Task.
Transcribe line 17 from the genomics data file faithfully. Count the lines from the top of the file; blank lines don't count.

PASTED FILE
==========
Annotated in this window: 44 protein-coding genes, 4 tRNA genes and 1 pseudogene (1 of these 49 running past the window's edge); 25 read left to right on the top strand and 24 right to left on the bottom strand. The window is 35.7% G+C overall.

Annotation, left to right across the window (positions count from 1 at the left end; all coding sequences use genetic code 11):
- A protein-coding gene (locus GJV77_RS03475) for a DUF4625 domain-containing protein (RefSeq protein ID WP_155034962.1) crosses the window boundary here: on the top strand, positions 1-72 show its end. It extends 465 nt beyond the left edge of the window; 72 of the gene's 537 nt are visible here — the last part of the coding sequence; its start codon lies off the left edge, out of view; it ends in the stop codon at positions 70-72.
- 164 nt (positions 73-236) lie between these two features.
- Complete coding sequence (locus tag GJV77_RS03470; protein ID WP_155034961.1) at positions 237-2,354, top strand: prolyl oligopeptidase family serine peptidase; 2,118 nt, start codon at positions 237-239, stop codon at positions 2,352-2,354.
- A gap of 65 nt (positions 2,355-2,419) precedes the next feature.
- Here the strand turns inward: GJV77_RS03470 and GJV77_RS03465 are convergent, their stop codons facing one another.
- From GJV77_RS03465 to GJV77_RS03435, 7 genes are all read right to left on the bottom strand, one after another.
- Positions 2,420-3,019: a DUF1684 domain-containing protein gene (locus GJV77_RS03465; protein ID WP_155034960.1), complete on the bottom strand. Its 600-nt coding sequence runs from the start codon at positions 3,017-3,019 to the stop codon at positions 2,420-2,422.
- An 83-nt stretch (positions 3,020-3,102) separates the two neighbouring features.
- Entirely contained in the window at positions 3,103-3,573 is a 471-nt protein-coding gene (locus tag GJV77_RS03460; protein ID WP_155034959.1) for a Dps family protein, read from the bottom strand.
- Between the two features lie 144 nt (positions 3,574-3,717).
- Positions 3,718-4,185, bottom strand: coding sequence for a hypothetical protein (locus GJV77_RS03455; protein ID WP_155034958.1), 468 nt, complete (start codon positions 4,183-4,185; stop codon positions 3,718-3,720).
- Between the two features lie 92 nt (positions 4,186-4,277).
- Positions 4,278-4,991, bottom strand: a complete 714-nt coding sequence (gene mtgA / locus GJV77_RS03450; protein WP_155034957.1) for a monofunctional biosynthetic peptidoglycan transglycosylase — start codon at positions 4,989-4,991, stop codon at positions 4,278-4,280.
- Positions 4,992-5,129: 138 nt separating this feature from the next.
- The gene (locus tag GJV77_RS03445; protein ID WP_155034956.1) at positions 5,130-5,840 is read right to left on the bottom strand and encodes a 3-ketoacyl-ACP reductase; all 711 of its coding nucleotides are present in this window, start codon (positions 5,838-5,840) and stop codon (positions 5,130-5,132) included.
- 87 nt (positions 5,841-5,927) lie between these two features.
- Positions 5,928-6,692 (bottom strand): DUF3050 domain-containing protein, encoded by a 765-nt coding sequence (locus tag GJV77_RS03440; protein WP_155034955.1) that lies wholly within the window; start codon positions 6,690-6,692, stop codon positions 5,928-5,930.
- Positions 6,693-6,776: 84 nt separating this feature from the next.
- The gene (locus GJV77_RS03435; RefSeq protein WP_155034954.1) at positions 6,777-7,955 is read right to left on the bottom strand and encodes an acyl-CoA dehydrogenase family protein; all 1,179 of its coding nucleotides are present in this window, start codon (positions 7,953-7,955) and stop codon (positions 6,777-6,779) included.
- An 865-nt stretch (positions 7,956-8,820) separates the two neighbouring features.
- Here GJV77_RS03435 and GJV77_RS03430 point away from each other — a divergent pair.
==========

- The gene (locus tag GJV77_RS03445; protein ID WP_155034956.1) at positions 5,130-5,840 is read right to left on the bottom strand and encodes a 3-ketoacyl-ACP reductase; all 711 of its coding nucleotides are present in this window, start codon (positions 5,838-5,840) and stop codon (positions 5,130-5,132) included.